Neither metformin or lifestyle interventions in pre-diabetic patients were able to reduce the risk of major CV outcomes compared to placebo
Using either metformin or lifestyle interventions does not reduce subsequent risk of major cardiovascular (CV) eventsin patients with pre-diabetes, according to the conclusion of a 21-year follow-up study by the Diabetes Prevention Program Research Group.
A 2018 global review of cardiovascular disease (CVD) prevalence in patients with type 2 diabetes found that 32.2% of individuals were affected and that CVD mortality accounted for approximately half of all deaths in these patients. The beneficial effect of anti-diabetic treatments were recognised in 1998, with results from the UK Prospective Diabetes Study showing that metformin reduced all-cause mortality by 36%. In addition, the long-term effects of lifestyle interventions in people with impaired glucose tolerance have found that such interventions delayed the onset of type 2 diabetes, as well as reducing the incidence of cardiovascular and all-cause mortality.
With a potential cardiovascular and mortality benefit from both metformin, or lifestyle interventions aimed at weight reduction and increased physical activity, the Diabetes Prevention Program Research Group set out to establish the value of each intervention in a randomised trial – the Diabetes Prevention Program (DPP) study – which was published in 2002. The study assigned 3234 non-diabetic participants with elevated fasting and post-load plasma glucose concentrations to either placebo, metformin (850mg twice daily), or a lifestyle-modification programme. After only 2.8 years, it was clear that both metformin and lifestyle interventions reduced the incidence of diabetes by 58 and 31%, respectively.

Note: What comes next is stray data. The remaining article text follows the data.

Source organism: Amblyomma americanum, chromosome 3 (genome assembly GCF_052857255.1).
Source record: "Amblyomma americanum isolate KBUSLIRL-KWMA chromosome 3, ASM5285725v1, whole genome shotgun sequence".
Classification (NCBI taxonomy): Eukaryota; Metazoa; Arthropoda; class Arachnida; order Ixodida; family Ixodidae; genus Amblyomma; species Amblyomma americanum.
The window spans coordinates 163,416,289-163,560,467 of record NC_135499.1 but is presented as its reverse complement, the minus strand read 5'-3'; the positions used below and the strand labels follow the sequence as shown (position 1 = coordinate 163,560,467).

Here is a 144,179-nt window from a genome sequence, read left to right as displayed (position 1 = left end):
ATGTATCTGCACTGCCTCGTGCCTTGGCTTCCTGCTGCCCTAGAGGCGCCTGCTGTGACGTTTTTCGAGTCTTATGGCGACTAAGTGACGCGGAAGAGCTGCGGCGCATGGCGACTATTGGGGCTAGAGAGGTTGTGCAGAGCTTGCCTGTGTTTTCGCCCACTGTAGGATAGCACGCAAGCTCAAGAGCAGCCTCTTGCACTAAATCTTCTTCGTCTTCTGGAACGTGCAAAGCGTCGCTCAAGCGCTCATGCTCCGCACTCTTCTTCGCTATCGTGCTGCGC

However, while both interventions reduced the development of diabetes, it was uncertain as to whether either intervention might prevent or reduce the incidence of adverse CV outcomes. Consequently, after completion of the DPP study, researchers invited pre-diabetic participants from the original DPP to enrol in a follow-on study. Participants continued with the same dose of metformin (850mg twice daily) and the lifestyle intervention. The primary outcome was the first occurrence of a major CV event, which was pre-specified as a non-fatal myocardial infarction, non-fatal stroke or fatal CVD.
Metformin or lifestyle interventions and CVD outcomes
A total of 3234 individuals with a baseline mean age of 51 years (68% women) and with a mean fasting blood insulin level of 160pmol/l were followed for a median of 21 years and, of whom, 1073 were assigned to placebo, 1082 to metformin and 1079 to a lifestyle intervention.
During the period of follow-up, a total of 310 individuals experienced an adverse cardiovascular event; 101 for patients assigned to metformin and 111 to the lifestyle intervention. These events did not differ significantly compared with placebo (hazard ratio, HR = 1.03, 95% CI 0.78 – 1.37, p = 0.81, metformin vs placebo) or for the lifestyle intervention (HR =1.14, 95% CI 0.87 – 1.40, p = 0.34) compared to placebo. Even when the researchers examined the impact of the two interventions on CV outcomes separately, there were no significant differences compared to placebo.
The authors concluded that despite the value of each intervention to reduce the risk of developing overt type 2 diabetes, neither was associated with a reduced risk of cardiovascular events in pre-diabetic patients.
Goldberg RB et al. Effects of Long-term Metformin and Lifestyle Interventions on Cardiovascular Events in the Diabetes Prevention Program and Its Outcome Study Circulation 2022